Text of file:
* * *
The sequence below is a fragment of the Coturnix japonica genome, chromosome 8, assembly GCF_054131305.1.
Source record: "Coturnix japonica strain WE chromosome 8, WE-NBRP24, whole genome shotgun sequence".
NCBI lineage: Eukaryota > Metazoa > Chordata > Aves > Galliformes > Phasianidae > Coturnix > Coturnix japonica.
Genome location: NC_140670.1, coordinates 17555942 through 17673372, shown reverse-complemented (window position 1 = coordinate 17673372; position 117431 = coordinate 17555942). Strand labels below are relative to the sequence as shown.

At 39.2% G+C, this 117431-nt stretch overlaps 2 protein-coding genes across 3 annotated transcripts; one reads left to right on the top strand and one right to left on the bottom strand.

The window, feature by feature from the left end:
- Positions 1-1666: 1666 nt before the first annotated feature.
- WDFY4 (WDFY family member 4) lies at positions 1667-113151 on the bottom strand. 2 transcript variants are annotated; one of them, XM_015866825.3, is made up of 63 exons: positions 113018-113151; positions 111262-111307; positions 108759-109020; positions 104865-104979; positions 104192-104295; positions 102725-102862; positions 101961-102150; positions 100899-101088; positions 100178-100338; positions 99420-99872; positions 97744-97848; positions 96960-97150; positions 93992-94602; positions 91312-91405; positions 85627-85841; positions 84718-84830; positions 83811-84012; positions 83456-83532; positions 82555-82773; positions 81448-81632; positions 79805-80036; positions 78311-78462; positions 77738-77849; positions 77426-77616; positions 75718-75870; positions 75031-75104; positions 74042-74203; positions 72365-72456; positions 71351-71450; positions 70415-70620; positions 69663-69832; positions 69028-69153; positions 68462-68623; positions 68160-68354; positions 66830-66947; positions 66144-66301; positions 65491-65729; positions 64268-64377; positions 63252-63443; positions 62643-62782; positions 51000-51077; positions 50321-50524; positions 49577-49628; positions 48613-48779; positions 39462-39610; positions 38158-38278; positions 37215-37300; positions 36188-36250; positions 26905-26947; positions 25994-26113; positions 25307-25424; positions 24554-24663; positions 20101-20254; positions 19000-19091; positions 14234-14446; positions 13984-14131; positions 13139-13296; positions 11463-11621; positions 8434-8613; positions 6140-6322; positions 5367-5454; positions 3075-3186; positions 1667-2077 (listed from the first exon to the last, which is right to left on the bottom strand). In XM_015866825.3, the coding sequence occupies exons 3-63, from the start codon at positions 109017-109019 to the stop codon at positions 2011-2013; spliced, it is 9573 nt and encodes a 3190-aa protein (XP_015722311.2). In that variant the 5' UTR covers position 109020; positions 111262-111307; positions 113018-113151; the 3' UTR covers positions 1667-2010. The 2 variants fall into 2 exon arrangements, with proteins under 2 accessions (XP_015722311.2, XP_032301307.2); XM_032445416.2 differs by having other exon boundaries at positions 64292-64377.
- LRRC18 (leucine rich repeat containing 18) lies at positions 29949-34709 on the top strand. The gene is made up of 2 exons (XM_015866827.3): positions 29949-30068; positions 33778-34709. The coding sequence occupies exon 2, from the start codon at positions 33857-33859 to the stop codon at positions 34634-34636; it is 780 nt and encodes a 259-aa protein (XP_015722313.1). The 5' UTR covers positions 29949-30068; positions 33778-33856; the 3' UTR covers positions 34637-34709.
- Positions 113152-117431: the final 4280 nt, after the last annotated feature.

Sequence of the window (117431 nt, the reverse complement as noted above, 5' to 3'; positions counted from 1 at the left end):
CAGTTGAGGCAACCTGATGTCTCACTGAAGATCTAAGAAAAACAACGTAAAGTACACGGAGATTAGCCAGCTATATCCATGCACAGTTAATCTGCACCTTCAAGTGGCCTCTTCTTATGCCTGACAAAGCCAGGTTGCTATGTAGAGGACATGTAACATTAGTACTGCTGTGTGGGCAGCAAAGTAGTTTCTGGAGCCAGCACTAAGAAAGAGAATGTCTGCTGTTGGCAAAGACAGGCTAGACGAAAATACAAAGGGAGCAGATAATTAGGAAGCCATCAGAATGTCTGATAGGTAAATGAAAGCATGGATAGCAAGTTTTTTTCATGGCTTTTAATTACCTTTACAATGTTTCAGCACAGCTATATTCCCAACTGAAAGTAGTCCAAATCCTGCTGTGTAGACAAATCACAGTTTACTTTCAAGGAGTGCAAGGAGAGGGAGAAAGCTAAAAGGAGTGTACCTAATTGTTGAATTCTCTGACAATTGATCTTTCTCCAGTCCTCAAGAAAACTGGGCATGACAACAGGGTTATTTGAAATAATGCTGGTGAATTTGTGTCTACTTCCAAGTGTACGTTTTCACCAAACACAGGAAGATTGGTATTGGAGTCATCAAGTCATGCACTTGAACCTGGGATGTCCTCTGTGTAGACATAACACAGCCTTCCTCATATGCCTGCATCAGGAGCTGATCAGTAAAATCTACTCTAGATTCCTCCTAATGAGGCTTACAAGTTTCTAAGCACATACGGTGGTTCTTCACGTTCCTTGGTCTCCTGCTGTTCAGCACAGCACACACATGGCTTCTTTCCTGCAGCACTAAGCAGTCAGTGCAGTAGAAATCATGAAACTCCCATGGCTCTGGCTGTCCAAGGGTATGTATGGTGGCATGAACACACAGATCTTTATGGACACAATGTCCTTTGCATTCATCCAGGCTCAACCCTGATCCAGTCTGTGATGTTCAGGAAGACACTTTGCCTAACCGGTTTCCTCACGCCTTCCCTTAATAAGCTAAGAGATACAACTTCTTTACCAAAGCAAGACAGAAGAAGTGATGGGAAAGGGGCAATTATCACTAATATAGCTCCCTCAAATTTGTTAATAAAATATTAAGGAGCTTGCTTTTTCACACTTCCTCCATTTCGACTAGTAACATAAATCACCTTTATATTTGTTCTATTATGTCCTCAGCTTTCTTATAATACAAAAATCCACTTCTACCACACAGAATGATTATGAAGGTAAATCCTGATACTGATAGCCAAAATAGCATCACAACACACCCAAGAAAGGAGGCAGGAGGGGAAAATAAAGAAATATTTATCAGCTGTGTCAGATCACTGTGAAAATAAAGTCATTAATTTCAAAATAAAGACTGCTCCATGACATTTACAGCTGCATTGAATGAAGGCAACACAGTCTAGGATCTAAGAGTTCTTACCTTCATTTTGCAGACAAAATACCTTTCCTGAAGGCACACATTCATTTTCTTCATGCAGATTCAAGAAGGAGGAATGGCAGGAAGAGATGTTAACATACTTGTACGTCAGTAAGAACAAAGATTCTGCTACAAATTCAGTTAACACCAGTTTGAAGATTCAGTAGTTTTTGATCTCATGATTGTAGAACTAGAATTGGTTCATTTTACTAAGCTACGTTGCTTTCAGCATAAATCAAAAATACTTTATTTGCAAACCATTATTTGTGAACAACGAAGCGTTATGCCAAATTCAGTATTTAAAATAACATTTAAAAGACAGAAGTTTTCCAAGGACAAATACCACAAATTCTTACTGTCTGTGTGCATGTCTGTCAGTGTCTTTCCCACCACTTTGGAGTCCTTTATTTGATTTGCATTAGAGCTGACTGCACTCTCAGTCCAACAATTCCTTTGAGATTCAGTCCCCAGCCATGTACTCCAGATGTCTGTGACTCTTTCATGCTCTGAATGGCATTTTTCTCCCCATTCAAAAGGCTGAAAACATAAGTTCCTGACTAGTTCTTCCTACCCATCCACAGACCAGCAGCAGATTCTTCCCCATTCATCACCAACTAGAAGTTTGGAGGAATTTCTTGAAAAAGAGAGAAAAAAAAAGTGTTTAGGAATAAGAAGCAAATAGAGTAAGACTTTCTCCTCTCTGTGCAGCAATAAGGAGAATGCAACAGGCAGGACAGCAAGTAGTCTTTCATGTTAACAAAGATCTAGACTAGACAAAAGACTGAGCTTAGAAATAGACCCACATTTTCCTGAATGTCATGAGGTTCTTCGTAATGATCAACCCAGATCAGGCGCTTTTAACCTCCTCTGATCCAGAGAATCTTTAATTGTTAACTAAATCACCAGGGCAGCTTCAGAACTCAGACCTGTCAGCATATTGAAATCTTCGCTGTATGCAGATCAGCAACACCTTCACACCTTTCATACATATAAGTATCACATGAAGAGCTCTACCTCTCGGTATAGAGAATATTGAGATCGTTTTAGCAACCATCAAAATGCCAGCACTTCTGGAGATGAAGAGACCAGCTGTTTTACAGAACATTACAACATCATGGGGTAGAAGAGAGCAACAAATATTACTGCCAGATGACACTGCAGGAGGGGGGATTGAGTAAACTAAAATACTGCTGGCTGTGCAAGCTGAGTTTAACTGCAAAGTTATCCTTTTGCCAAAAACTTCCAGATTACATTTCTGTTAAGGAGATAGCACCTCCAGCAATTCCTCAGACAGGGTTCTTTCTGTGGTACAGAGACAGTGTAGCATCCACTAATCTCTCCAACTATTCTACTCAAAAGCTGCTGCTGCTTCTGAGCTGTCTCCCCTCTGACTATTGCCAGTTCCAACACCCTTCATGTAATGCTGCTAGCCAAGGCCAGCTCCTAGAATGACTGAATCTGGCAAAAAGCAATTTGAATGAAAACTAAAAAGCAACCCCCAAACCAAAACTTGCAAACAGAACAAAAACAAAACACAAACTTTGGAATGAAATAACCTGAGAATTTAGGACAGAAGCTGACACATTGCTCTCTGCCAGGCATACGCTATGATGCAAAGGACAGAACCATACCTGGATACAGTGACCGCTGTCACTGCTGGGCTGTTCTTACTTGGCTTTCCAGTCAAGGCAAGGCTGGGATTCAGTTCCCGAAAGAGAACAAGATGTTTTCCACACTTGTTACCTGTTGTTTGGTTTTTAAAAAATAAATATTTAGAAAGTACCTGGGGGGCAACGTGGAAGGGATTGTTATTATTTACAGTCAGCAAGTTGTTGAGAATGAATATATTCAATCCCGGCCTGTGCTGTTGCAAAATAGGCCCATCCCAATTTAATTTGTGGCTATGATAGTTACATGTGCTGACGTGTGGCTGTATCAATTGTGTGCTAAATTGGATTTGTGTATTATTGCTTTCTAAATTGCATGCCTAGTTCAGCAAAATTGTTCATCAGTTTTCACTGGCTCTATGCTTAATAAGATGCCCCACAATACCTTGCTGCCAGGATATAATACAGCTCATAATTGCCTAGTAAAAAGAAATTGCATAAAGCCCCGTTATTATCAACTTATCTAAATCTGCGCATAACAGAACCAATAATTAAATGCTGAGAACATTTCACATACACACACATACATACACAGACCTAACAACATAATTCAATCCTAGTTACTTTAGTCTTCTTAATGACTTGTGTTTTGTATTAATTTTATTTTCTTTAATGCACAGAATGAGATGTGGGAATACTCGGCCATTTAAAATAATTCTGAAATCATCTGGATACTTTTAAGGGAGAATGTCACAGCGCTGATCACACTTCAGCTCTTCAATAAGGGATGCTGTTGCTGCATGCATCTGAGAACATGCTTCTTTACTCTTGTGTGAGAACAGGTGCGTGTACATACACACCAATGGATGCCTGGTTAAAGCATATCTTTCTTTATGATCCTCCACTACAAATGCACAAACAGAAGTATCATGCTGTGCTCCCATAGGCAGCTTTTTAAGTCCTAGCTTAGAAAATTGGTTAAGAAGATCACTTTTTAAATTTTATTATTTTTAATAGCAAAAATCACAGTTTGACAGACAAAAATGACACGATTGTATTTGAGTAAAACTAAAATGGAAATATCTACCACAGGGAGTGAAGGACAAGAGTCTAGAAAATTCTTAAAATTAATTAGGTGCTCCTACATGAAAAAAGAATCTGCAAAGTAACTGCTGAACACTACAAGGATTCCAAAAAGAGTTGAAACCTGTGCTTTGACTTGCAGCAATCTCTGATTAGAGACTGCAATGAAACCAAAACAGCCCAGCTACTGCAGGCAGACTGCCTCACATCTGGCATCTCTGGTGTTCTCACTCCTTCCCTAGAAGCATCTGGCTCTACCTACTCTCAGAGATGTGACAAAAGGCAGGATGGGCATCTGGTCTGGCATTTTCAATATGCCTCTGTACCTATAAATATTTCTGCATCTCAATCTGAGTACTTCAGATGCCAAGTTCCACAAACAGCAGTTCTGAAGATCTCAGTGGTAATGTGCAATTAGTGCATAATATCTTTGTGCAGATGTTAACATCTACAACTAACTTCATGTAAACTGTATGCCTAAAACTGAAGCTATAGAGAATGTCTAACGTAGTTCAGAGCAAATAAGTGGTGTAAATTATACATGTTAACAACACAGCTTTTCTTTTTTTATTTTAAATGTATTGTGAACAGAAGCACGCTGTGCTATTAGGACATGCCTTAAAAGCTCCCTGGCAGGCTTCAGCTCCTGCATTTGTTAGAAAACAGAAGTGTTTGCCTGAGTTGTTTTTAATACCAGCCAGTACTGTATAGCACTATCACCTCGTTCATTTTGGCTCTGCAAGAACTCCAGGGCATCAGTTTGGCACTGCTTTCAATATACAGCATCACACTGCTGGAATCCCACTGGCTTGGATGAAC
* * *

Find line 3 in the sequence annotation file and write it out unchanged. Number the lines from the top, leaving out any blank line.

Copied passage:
NCBI lineage: Eukaryota > Metazoa > Chordata > Aves > Galliformes > Phasianidae > Coturnix > Coturnix japonica.